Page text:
30 17 U.S.C. §101.
31 18 U.S.C. §§2701 et seq.
32 Excerpt from Internet site advertisement for WebSense Reporter Pro. See <>.
33 Excerpt from Internet site advertising Net Access Manager 3.0. See <>.
34 18 U.S.C. §2511(2)(a)(i).
35 See United States v. Mullins, 992 F.2d 1472 (9th Cir. 1992) (employee’s claim of ECPA violation rejected where employer intercepted communication during investigation of employee’s misconduct).
36 18 U.S.C. §2510(5)(a). One view of the ECPA’s definition of “electronic device” is that something more than the computer system itself, such as a separate device purchased specifically to eavesdrop, is required to constitute an “electronic device.”
37 See Watkins v. L.M. Berry & Co., 704 F.2d 577 (11th Cir. 1983); Epps v. St. Mary’s Hospital of Athens, Inc., 802 F.2d 412, 416–417 (11th Cir. 1986).
38 See notes 5 and 6, supra.
39 E.g., Iowa Formal Ethics Opinion 1996-1 (requiring attorneys who use e-mail to communicate with clients to use security measures such as encryption, and to obtain client consent or acknowledgment of risks associated with e-mail transmissions).
40 O’Connor v. Ortega, 480 U.S. 709 (1987).
41 The contents of the Netscape Navigator’s cache can be ascertained by typing “about:cache” in the location field of the browser.
42 See Armstrong v. Executive Office of the President, 97 F.3d 575 (D.C. Cir. 1996) (involving FOIA requests for e-mail authored by Colonel Oliver North, including one titled “Smoking Gun,” that were previously thought deleted but in fact were stored on tapes as a result of White House archiving system).
43 An excellent free service that is available for conducting searches of Usenet newsgroups can be found at <>.
44 Yahoo! is located at
45 There are several excellent sources for information on how to seize and preserve computer evidence. One is a book originally conceived for the Behavioral Science Unit at the FBI Academy in Quantico, Virginia, see Icove, Seger & Vonstorch, Computer Crime: A Crimefighter’s Handbook 391–396, 397–409. Another is a highly detailed memorandum prepared by federal law enforcement agencies, see Federal Guidelines for Searching and Seizing Computers, U.S. Department of Justice, Criminal Division, Office of Professional Development and Training, <> (150-page manual obtained under Freedom of Information Act).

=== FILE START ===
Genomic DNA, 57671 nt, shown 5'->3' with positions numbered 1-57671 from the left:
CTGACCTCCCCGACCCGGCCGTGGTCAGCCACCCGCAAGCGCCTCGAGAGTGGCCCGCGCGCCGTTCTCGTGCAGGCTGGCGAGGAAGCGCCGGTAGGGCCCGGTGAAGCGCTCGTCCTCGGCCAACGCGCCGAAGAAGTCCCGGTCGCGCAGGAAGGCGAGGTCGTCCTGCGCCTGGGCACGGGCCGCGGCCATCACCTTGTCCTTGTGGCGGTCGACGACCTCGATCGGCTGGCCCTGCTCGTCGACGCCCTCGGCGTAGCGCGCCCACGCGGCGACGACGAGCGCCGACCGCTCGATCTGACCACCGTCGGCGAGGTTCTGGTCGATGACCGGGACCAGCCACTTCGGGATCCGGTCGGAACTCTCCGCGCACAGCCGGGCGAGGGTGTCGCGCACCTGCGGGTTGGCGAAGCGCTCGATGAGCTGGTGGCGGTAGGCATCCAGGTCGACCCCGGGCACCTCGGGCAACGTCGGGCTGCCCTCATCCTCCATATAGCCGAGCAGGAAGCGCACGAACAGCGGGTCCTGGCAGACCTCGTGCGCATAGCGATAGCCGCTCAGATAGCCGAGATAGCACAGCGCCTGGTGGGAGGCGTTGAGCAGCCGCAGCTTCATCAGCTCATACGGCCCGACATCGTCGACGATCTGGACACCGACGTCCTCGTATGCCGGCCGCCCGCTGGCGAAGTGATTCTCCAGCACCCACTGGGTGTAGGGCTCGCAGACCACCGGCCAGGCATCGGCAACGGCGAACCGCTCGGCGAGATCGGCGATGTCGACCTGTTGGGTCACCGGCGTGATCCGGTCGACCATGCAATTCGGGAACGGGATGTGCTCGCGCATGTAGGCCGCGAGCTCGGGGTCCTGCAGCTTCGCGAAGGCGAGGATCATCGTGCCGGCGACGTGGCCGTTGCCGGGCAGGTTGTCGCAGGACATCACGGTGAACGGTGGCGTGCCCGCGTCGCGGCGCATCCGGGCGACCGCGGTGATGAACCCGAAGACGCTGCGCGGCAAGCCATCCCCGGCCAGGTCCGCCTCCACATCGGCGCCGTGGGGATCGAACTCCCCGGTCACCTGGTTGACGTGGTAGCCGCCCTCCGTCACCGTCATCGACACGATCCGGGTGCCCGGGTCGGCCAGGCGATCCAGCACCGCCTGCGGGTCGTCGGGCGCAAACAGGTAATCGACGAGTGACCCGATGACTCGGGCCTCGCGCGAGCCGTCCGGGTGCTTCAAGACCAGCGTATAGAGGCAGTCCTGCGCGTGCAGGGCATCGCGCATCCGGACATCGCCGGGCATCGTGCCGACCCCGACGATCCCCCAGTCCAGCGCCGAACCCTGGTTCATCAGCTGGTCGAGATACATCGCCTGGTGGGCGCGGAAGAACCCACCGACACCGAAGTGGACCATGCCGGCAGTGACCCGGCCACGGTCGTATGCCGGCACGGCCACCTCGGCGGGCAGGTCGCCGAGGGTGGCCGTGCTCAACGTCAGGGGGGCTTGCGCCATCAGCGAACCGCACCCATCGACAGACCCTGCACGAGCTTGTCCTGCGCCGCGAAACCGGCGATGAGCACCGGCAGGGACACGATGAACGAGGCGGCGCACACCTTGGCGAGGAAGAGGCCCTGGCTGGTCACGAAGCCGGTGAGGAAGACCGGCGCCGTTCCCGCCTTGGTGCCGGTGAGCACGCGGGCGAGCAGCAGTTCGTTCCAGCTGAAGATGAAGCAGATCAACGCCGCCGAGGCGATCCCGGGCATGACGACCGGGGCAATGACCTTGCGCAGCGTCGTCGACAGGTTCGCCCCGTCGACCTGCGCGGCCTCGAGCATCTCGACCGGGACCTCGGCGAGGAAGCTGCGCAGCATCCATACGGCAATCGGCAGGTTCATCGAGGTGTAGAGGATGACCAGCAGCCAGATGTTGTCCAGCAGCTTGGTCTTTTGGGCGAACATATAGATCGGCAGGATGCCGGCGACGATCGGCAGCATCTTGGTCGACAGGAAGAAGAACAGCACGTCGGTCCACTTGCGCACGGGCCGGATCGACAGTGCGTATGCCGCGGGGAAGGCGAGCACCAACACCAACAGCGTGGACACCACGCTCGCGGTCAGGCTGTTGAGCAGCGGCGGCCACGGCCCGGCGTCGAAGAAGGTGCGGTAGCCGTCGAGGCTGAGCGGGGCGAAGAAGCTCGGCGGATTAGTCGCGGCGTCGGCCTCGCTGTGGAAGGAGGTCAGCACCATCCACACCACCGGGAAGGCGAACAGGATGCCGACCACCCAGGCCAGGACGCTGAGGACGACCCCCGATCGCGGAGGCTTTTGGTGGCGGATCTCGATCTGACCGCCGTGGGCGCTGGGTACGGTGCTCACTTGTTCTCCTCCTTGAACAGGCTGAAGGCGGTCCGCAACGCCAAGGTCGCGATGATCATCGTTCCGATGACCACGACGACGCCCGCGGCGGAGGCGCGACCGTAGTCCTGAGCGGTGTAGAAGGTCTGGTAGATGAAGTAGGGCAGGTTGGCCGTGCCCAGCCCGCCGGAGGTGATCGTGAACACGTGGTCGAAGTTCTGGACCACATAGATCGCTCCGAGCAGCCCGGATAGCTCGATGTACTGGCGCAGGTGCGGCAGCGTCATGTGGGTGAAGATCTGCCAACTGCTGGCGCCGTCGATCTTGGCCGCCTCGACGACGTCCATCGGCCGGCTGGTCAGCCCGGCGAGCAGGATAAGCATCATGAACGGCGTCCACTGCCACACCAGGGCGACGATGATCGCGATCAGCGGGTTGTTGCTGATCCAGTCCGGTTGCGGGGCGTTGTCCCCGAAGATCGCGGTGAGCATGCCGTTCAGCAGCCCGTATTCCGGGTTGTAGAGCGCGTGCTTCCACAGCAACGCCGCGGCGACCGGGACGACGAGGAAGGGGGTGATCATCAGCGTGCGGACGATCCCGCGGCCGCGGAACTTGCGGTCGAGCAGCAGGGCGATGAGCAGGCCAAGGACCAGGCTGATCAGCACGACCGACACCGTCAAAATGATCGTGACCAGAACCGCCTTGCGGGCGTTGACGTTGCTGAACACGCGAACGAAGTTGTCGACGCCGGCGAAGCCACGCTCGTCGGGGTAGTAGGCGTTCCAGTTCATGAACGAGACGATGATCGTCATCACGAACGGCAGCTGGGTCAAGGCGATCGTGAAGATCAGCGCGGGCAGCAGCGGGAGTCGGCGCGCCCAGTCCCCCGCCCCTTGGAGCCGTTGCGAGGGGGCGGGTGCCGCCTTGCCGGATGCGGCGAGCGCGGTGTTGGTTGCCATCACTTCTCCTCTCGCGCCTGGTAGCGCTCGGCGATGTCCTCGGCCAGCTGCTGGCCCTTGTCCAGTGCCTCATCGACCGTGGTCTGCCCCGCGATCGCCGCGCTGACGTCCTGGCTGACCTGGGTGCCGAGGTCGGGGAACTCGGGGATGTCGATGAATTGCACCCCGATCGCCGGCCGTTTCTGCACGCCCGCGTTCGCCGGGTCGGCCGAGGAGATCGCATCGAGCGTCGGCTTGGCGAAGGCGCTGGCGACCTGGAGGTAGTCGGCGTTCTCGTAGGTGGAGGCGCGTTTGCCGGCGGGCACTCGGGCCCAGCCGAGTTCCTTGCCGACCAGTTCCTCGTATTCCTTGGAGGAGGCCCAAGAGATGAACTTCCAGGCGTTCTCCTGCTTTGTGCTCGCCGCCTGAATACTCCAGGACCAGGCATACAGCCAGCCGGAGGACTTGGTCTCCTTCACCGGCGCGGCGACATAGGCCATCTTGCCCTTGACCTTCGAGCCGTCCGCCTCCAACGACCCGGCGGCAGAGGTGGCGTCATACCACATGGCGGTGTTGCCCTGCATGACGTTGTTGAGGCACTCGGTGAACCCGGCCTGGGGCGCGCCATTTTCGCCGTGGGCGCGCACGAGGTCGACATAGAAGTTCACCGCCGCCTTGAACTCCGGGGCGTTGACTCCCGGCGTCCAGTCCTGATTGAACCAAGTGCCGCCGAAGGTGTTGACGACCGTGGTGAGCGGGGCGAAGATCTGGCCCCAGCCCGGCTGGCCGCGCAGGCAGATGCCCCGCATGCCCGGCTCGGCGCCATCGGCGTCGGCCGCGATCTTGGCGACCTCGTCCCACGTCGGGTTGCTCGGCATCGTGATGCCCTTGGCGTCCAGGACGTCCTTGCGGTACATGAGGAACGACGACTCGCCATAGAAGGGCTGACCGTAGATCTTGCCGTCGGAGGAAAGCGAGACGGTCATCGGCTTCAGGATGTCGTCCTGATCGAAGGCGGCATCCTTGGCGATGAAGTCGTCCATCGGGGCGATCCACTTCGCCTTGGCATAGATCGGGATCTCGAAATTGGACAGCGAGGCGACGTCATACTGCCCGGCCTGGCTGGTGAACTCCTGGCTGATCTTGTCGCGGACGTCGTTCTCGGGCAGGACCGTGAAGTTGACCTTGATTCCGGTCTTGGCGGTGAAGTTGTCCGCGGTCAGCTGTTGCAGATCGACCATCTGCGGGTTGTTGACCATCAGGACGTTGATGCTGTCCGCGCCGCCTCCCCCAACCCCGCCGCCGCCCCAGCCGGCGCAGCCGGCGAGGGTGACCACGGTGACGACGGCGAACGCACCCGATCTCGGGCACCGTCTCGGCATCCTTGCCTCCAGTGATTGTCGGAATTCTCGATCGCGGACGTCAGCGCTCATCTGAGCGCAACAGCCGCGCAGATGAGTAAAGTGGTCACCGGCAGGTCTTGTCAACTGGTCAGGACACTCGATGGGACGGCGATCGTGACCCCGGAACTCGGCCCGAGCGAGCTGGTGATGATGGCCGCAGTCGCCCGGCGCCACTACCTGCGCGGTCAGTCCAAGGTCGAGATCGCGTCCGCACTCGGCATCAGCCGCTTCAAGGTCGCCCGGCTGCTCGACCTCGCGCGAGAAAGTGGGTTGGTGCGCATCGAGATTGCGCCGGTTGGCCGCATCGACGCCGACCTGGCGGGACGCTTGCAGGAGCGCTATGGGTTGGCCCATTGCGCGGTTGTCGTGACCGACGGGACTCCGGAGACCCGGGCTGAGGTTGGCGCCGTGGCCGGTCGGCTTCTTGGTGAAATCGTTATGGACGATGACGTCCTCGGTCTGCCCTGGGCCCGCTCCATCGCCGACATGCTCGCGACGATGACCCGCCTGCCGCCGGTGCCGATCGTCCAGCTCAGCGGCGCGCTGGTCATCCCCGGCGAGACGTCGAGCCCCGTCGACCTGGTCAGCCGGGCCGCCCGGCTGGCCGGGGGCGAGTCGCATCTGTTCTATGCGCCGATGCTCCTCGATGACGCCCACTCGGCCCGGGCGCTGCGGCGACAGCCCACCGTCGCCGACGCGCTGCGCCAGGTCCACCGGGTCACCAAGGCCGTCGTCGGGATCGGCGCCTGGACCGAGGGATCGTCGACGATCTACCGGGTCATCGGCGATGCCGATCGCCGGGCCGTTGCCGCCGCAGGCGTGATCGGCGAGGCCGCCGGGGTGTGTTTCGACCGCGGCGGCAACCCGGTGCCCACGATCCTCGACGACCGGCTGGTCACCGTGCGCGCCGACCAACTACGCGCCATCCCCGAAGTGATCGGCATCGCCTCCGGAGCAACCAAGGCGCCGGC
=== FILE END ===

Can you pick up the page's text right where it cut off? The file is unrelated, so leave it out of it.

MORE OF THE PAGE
46 Some agencies are taking active steps to develop alternatives to system seizures. See Bowker & Drinkard, Downloading: Using Computer Software as An Investigative Tool, FBI Law Enforcement Bulletin (June 1996) (outlining benefits of downloading system data and evidence as less disruptive than traditional system seizures). This article can be viewed and printed on the Internet at
47 P.D. Henry and G. DeLibero, Strategic Networking: From LAN to WAN to Information Superhighways 439–443.
48 Information about the Computer Emergency Response Team, or CERT, can be found at

James Garrity is a trial lawyer in the Employment Litigation Section of the Florida Attorney General’s Office in Tallahassee. He graduated law school in 1984, clerked for Judge Daniel T.K. Hurley at the Fourth District Court of Appeal in West Palm Beach, and practiced in Tampa before joining the Attorney General’s Office. He is a member of The Florida Bar’s Computer Law Committee.

Eoghan Casey received his degree from the University of California at Berkeley. He spent four years working for NASA on the EUVE research satellite project, where he gained expertise in computer automation, computer networks, and the Internet. Mr. Casey also has expertise in programming and systems administration, and has performed extensive Internet development and research. He is a partner of Knowledge Solutions LLC (, a training provider and information resource for attorneys, the forensic sciences, and law enforcement.